‘Guardians of the Galaxy’ takes us out there

guardians infinity stone

A lot of people are saying “Guardians of the Galaxy” is this generation’s “Star Wars.” I’m not sure that’s the case, or that anything could be this generation’s “Star Wars.” Some people forget just what a game-changer “Star Wars” and, two years earlier, “Jaws,” were. Those two movies solidified summertime as a time for big-screen escapist fare and proved that people would pay to see it.

Others say that “Guardians” is this generation’s “The Last Starfighter” but I think that’s selling “Guardians” short. As fond as my memories of “Starfighter” are, I think “Guardians” is a better movie.

So what role does “Guardians” fill?

Roles, really.

First of all, it’s a really good summer movie. It’s good-natured and funny and full of action.

Secondly, it’s a sure-footed next milestone in the Marvel Cinematic Universe. Although it only slyly references the quest for the Infinity Stones – the sources of power that will, almost certainly lead Thanos to Earth in the third “Avengers” movie, probably in 2018 – it keeps that subplot to the first three phases of Marvel movies in moviegoers’ minds.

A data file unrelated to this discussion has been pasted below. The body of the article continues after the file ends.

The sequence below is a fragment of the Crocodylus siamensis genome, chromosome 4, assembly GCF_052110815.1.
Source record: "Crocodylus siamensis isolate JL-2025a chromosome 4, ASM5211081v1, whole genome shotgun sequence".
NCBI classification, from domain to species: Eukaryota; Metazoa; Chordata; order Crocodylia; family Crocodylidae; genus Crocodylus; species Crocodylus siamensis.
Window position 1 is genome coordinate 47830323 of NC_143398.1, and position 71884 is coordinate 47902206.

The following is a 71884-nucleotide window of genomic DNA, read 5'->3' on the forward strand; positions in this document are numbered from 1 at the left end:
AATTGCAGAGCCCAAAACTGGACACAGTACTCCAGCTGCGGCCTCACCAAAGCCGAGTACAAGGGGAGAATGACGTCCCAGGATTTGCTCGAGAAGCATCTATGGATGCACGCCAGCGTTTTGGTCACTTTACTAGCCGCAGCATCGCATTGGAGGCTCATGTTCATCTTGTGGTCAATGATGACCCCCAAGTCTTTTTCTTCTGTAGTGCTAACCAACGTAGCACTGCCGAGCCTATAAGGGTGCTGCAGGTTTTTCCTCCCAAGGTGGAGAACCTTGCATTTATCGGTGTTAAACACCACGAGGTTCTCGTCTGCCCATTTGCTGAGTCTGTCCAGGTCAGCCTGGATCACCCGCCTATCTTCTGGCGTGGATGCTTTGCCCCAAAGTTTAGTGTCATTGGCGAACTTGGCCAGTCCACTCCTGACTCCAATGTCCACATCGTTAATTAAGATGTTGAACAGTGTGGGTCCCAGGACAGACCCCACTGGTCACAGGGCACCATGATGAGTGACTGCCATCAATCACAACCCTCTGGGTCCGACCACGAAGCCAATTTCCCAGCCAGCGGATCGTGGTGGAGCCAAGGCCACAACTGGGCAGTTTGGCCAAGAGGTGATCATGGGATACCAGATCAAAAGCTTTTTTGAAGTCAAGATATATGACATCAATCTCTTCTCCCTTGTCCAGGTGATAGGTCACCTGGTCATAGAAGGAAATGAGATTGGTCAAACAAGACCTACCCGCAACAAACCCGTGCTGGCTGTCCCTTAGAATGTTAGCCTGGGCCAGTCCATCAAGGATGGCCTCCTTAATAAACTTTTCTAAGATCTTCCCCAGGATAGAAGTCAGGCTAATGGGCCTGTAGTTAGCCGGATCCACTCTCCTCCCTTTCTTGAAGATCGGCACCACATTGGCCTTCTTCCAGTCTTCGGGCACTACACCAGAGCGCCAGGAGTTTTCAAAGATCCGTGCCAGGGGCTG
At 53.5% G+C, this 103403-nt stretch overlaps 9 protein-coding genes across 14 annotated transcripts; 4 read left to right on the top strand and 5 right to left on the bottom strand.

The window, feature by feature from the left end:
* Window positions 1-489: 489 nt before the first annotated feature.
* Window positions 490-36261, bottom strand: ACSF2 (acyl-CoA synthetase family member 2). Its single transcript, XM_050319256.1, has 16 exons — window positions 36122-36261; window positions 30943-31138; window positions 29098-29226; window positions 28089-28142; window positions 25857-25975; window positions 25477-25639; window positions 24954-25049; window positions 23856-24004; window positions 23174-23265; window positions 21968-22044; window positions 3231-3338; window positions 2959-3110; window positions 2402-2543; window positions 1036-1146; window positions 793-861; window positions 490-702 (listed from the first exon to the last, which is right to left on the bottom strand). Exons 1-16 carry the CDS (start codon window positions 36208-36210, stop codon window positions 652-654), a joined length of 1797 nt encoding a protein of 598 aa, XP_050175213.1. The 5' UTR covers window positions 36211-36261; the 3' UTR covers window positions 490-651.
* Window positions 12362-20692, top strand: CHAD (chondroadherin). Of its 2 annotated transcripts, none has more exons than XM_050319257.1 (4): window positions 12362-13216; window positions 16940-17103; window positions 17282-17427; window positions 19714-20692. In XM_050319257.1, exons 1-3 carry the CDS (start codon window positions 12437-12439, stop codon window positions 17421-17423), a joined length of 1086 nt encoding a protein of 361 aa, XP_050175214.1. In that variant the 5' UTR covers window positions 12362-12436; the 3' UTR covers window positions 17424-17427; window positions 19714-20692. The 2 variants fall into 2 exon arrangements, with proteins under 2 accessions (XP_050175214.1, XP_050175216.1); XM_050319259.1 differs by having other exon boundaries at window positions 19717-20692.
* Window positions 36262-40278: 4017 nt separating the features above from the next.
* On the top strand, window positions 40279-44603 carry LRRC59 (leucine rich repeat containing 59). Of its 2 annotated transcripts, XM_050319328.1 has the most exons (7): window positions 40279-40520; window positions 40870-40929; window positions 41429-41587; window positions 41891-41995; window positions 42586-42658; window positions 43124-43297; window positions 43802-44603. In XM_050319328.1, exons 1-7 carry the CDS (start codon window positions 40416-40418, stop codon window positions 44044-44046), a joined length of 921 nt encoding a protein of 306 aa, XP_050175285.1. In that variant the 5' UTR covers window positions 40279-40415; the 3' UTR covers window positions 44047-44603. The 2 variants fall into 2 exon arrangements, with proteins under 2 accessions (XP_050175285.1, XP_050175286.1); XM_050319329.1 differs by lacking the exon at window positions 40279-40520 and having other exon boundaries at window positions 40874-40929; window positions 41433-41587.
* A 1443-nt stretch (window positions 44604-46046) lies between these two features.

Thirdly, it expands the Marvel Cinematic Universe. Here’s how:

The comics published by Marvel in the past half-century-plus have covered a lot of territory, literally and figuratively speaking.

There’s the street-level superheroes, like Spider-Man and Daredevil, dealing with maniacal villains and street punks alike. The non-Marvel Cinematic Universe “Spider-Man” movies and Marvel’s upcoming Netflix series like “Daredevil” map out this world. (They’re the Marvel counterparts of Batman, for you DC lovers out there.)